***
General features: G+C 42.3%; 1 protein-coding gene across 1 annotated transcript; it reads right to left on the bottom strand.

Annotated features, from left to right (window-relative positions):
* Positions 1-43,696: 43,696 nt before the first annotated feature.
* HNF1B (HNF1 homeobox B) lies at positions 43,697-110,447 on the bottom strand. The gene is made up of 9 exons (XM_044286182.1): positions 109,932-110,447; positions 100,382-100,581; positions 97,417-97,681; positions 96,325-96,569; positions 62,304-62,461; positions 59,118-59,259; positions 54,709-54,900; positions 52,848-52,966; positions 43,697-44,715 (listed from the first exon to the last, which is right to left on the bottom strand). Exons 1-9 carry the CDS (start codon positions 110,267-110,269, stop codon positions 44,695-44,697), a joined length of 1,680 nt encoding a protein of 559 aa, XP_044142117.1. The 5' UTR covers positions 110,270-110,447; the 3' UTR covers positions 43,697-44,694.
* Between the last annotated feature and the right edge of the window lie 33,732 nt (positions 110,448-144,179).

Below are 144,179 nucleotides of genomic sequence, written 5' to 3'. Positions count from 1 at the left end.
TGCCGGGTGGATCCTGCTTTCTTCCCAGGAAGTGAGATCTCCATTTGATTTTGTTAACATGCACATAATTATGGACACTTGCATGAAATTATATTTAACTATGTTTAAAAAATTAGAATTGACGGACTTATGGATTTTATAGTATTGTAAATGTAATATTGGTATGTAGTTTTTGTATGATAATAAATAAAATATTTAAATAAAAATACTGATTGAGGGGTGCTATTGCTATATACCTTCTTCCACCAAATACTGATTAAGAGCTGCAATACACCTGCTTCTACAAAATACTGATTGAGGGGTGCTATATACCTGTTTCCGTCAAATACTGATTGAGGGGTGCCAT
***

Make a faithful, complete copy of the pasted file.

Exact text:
General features: G+C 42.3%; 1 protein-coding gene across 1 annotated transcript; it reads right to left on the bottom strand.

Annotated features, from left to right (window-relative positions):
* Positions 1-43,696: 43,696 nt before the first annotated feature.
* HNF1B (HNF1 homeobox B) lies at positions 43,697-110,447 on the bottom strand. The gene is made up of 9 exons (XM_044286182.1): positions 109,932-110,447; positions 100,382-100,581; positions 97,417-97,681; positions 96,325-96,569; positions 62,304-62,461; positions 59,118-59,259; positions 54,709-54,900; positions 52,848-52,966; positions 43,697-44,715 (listed from the first exon to the last, which is right to left on the bottom strand). Exons 1-9 carry the CDS (start codon positions 110,267-110,269, stop codon positions 44,695-44,697), a joined length of 1,680 nt encoding a protein of 559 aa, XP_044142117.1. The 5' UTR covers positions 110,270-110,447; the 3' UTR covers positions 43,697-44,694.
* Between the last annotated feature and the right edge of the window lie 33,732 nt (positions 110,448-144,179).

Below are 144,179 nucleotides of genomic sequence, written 5' to 3'. Positions count from 1 at the left end.
TGCCGGGTGGATCCTGCTTTCTTCCCAGGAAGTGAGATCTCCATTTGATTTTGTTAACATGCACATAATTATGGACACTTGCATGAAATTATATTTAACTATGTTTAAAAAATTAGAATTGACGGACTTATGGATTTTATAGTATTGTAAATGTAATATTGGTATGTAGTTTTTGTATGATAATAAATAAAATATTTAAATAAAAATACTGATTGAGGGGTGCTATTGCTATATACCTTCTTCCACCAAATACTGATTAAGAGCTGCAATACACCTGCTTCTACAAAATACTGATTGAGGGGTGCTATATACCTGTTTCCGTCAAATACTGATTGAGGGGTGCCAT